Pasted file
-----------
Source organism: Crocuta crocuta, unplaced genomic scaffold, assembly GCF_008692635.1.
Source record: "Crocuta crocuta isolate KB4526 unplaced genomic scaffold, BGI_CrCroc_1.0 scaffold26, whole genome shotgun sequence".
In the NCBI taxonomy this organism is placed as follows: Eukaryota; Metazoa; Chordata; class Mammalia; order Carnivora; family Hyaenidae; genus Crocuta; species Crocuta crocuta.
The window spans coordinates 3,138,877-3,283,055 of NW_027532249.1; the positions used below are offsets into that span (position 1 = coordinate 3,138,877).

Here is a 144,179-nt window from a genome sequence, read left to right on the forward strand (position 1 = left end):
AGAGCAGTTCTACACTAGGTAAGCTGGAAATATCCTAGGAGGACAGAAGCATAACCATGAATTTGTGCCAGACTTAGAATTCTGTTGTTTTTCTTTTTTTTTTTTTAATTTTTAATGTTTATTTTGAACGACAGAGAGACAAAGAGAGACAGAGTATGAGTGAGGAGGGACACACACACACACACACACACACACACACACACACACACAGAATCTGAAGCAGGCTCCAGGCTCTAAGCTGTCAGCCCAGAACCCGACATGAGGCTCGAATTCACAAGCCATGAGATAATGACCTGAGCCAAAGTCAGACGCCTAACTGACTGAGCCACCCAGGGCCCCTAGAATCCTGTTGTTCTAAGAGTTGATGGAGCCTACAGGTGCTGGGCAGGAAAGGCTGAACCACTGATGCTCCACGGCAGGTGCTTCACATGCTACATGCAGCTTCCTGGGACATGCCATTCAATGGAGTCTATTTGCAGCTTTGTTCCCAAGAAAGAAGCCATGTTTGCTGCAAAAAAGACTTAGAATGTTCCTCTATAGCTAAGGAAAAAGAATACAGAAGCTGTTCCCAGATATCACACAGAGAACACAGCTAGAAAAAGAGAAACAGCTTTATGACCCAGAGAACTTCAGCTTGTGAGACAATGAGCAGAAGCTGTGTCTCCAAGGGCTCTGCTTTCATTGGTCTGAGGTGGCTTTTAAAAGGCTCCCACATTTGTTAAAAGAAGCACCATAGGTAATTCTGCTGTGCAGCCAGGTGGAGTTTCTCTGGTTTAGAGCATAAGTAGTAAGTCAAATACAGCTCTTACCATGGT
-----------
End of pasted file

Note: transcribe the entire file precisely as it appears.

Source organism: Crocuta crocuta, unplaced genomic scaffold, assembly GCF_008692635.1.
Source record: "Crocuta crocuta isolate KB4526 unplaced genomic scaffold, BGI_CrCroc_1.0 scaffold26, whole genome shotgun sequence".
In the NCBI taxonomy this organism is placed as follows: Eukaryota; Metazoa; Chordata; class Mammalia; order Carnivora; family Hyaenidae; genus Crocuta; species Crocuta crocuta.
The window spans coordinates 3,138,877-3,283,055 of NW_027532249.1; the positions used below are offsets into that span (position 1 = coordinate 3,138,877).

Here is a 144,179-nt window from a genome sequence, read left to right on the forward strand (position 1 = left end):
AGAGCAGTTCTACACTAGGTAAGCTGGAAATATCCTAGGAGGACAGAAGCATAACCATGAATTTGTGCCAGACTTAGAATTCTGTTGTTTTTCTTTTTTTTTTTTTAATTTTTAATGTTTATTTTGAACGACAGAGAGACAAAGAGAGACAGAGTATGAGTGAGGAGGGACACACACACACACACACACACACACACACACACACACACAGAATCTGAAGCAGGCTCCAGGCTCTAAGCTGTCAGCCCAGAACCCGACATGAGGCTCGAATTCACAAGCCATGAGATAATGACCTGAGCCAAAGTCAGACGCCTAACTGACTGAGCCACCCAGGGCCCCTAGAATCCTGTTGTTCTAAGAGTTGATGGAGCCTACAGGTGCTGGGCAGGAAAGGCTGAACCACTGATGCTCCACGGCAGGTGCTTCACATGCTACATGCAGCTTCCTGGGACATGCCATTCAATGGAGTCTATTTGCAGCTTTGTTCCCAAGAAAGAAGCCATGTTTGCTGCAAAAAAGACTTAGAATGTTCCTCTATAGCTAAGGAAAAAGAATACAGAAGCTGTTCCCAGATATCACACAGAGAACACAGCTAGAAAAAGAGAAACAGCTTTATGACCCAGAGAACTTCAGCTTGTGAGACAATGAGCAGAAGCTGTGTCTCCAAGGGCTCTGCTTTCATTGGTCTGAGGTGGCTTTTAAAAGGCTCCCACATTTGTTAAAAGAAGCACCATAGGTAATTCTGCTGTGCAGCCAGGTGGAGTTTCTCTGGTTTAGAGCATAAGTAGTAAGTCAAATACAGCTCTTACCATGGT